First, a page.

Marco Rubio was recently asked by GQ how old he thinks the world is. Part of his answer was, “I’m not a scientist, man. I can tell you what recorded history says, I can tell you what the Bible says, but I think that’s a dispute amongst theologians and I think it has nothing to do with the gross domestic product or economic growth of the United States.”
Marco Rubio’s complete answer throws the subject into the arenas respective to scientists and religious leaders as part of a political juggling act. I am not picking on Marco Rubio. I do, however, find it disturbing that he has to cater to a voting base that may be threatened by any scientific explanation of the origins of the Earth.
How can we trust a party with the finer points of a complex subject such as stem cell research when many of them do not believe the Earth is older than ten thousand years? This is a problem with the electorate as a whole and is not limited to Republicans. Staggering numbers of people question very basic scientific principles regarding the origins of the Earth. However, it is the idea that Republicans yearn for a simple and traditional explanation of the world and its issues that is part of what many are terming as anti-intellectualism.
Some people may suggest that this so called anti-intellectualism possibly can be traced back to the 1950’s and 60’s when new scientific advancements were challenging traditional beliefs in contemporary society at a faster pace. However, the problem is much older than that.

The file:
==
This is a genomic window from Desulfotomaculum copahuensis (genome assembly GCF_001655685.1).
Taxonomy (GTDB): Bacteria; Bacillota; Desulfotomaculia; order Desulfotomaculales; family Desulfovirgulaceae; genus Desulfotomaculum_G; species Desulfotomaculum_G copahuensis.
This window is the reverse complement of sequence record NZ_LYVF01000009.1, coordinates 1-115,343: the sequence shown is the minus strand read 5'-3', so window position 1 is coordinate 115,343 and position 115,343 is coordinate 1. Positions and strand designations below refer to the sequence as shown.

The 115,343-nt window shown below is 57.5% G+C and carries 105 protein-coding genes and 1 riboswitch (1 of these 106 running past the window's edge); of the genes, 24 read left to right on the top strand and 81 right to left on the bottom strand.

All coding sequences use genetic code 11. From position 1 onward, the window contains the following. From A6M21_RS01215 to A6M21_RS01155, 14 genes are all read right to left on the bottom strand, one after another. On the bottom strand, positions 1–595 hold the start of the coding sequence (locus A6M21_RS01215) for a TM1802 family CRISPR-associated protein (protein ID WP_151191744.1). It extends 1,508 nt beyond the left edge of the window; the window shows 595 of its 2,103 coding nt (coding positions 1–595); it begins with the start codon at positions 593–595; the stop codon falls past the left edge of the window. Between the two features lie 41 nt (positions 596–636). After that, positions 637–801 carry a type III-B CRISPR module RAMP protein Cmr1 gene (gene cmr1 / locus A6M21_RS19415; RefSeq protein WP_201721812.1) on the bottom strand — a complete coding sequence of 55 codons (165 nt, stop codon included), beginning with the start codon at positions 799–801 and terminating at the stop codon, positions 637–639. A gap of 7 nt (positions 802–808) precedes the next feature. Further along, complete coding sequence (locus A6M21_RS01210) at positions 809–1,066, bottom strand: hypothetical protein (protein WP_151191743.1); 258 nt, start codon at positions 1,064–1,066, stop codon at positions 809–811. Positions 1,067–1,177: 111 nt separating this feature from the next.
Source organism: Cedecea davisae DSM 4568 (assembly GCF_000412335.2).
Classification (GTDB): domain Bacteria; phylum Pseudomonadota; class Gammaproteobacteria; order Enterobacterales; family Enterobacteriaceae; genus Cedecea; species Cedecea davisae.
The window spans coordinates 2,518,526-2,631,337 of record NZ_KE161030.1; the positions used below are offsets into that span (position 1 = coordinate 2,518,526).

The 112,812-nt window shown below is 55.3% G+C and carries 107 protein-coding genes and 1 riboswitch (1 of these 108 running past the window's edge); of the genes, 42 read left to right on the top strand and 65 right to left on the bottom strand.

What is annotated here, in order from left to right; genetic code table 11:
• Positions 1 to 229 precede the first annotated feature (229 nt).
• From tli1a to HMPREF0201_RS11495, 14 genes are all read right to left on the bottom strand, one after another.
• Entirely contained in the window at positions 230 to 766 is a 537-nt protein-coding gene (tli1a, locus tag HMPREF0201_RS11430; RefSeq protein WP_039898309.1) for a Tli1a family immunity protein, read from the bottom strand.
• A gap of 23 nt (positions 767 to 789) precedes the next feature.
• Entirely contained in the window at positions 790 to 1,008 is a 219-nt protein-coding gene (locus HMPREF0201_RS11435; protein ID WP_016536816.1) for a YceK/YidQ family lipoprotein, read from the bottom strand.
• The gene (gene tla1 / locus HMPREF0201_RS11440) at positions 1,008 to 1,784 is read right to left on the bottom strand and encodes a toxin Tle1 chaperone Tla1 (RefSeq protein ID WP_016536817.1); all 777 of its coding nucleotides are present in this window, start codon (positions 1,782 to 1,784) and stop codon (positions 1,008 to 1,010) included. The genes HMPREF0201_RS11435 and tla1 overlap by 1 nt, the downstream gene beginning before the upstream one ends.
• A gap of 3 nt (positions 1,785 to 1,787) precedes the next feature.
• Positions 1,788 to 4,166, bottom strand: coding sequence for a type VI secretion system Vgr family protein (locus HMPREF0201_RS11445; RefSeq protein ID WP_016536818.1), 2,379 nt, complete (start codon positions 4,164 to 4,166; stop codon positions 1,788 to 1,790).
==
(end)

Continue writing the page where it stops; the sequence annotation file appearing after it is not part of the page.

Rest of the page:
Centuries before the birth of Christ there was a group of Ionians who put forth some basic yet astonishing assertions. The stars and their light were not the products of gods but instead were suns that were just farther away. They deduced from fossils that life existed in simpler forms at some prior time. They reasoned that matter was constructed of atoma, or indivisible basic units of the world. In other words, they felt that we and our world were part of a large physical process happening all around us. The mystic notions of the times that followed did not take kindly to these Ionian views. Now here we are, greater than two millennia later and still counting, and a significant segment of our population still cannot get these principles through their thick skulls. The next time someone holds up their smart phone and states how advanced we have become remember that.
I will remember, “I am not a scientist, man.” Cause man, that is not how I roll. That’s how it is man. Man alive when will we learn.
Republicans need to embrace reality. Show the electorate that our problems and issues have practical economic, societal, and scientific solutions and approaches.
Note: This post is a follow up to “Why Republicans Lost (Not Suitable for the Title)” posted Nov. 10. 2012.